Tuesday, February 08, 2011

Aero India 2011: All the world’s eyes are on Bangalore skies

Bangalore: Defence minister AK Antony’s lament on Monday about aviation and aerospace technologies from foreign countries not being top notch is expected to raise a storm at the eighth edition of the five-day Aero India which is scheduled to take off on Wednesday and run till February 13.
Aero India 2011 may well turn out to be a watershed in terms of hard decisions being taken; because, in the background of Antony’s statement is Indian Defence Review’s expert criticism which is more or less on the same lines and could have well formed the basis of the Union minister’s lament.
In the premier Indian defence journal, Maj Gen (Retd) Mrinal Suman — who retired from the Indian Army in 2003 and currently heads the defence technical assessment and advisory service of Confederation of Indian Industry (CII) — prescribes that India, at present, urgently needs FDI in the defence and military aviation sector which is technology-centric with inherent flexibility. He has suggested that FDI could be 26% for low-tech products, while it could be 51%-74% for matured systems, and 75%-100% for cutting edge technologies.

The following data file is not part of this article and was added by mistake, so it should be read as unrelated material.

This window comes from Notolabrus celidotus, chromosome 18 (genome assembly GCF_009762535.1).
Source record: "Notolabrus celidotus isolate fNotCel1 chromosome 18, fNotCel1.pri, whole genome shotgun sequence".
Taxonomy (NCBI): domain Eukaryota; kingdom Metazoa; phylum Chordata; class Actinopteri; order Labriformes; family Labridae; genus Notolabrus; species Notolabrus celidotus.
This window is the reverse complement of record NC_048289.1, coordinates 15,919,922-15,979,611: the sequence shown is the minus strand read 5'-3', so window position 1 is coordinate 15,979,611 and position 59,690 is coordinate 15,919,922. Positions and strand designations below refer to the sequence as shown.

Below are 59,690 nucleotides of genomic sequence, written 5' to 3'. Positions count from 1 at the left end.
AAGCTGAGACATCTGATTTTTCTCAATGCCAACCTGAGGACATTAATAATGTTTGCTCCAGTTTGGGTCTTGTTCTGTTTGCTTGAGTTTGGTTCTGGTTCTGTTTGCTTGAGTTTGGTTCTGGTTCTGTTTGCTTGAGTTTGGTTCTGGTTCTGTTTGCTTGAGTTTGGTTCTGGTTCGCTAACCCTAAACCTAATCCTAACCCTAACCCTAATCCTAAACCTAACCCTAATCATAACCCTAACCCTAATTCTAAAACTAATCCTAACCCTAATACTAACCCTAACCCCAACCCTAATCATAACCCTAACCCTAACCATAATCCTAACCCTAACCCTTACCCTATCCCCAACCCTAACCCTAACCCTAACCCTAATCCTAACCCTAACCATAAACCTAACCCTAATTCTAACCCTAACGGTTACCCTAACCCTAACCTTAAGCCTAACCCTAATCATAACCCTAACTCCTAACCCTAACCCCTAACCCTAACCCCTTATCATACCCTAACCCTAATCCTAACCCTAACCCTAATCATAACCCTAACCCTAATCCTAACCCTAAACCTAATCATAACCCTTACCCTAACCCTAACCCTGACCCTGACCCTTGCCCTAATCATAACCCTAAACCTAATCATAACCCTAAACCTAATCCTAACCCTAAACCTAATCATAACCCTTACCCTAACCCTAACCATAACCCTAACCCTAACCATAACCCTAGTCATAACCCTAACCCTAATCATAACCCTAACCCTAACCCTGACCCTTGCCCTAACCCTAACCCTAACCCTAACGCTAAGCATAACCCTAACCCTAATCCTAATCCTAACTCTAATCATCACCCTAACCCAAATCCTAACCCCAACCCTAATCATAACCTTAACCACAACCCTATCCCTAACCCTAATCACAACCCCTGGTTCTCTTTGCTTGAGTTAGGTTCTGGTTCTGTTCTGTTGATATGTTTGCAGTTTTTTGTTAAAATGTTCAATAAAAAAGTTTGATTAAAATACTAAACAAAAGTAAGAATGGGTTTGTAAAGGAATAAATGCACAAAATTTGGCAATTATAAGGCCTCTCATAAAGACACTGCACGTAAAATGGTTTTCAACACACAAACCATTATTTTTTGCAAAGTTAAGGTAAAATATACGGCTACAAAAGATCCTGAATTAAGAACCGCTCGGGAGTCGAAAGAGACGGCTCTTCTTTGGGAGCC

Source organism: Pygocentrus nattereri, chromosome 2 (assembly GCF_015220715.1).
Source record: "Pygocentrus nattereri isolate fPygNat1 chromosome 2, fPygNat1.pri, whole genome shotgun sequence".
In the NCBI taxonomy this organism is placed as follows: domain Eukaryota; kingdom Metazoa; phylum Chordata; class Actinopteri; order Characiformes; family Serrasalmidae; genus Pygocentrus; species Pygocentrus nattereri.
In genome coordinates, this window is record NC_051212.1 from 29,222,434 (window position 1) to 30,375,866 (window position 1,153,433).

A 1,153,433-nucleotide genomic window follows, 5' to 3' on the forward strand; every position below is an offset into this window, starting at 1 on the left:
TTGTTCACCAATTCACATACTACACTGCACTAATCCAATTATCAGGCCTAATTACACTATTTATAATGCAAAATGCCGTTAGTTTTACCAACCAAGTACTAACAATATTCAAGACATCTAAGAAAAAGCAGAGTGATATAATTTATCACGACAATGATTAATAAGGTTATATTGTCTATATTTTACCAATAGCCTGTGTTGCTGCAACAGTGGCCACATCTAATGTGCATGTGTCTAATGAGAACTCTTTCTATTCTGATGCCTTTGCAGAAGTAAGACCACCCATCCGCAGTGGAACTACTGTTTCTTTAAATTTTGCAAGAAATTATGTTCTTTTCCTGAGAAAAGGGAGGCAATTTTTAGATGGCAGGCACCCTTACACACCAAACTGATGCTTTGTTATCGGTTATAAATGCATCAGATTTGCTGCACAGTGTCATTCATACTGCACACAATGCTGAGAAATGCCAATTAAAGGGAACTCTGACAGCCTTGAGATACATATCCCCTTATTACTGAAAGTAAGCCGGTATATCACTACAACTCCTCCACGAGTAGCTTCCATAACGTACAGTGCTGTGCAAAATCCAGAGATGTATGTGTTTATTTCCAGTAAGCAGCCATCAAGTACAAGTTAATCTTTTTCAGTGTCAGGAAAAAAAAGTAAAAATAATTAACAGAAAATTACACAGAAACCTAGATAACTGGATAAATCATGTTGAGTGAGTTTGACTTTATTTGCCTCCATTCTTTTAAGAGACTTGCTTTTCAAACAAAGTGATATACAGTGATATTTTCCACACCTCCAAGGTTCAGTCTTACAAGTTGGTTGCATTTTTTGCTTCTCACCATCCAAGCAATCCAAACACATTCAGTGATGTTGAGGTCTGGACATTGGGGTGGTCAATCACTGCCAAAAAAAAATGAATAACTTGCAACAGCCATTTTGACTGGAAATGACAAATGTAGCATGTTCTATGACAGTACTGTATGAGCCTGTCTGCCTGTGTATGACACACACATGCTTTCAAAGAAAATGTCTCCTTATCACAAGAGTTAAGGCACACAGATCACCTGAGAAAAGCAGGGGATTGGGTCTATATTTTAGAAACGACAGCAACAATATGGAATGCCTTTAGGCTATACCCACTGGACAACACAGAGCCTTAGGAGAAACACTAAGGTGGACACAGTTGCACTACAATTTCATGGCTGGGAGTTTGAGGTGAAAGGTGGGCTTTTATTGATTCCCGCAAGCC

Maj Gen Suman has decried the drastic fall in defence exports from ordnance factories from Rs41.07 crore in 2008-09 to a mere Rs12.28 crore in 2009-10, and has called it “a reflection of the nature of quality items being produced indigenously”.
He has called for significantly increasing FDI and private sector’s participation in defence production and manufacture instead of just restricting to doors and frames of aircraft bodies.
Suman also blasted India’s offset policy which envisages Indian companies to manufacture components worth 30% of any deal bagged by a foreign company as a seller to India. He termed it a “flawed policy” as it was not contributing to upgrading the indigenous technological base.
08/02/11 Nirad Mudur/Daily News & Analysis
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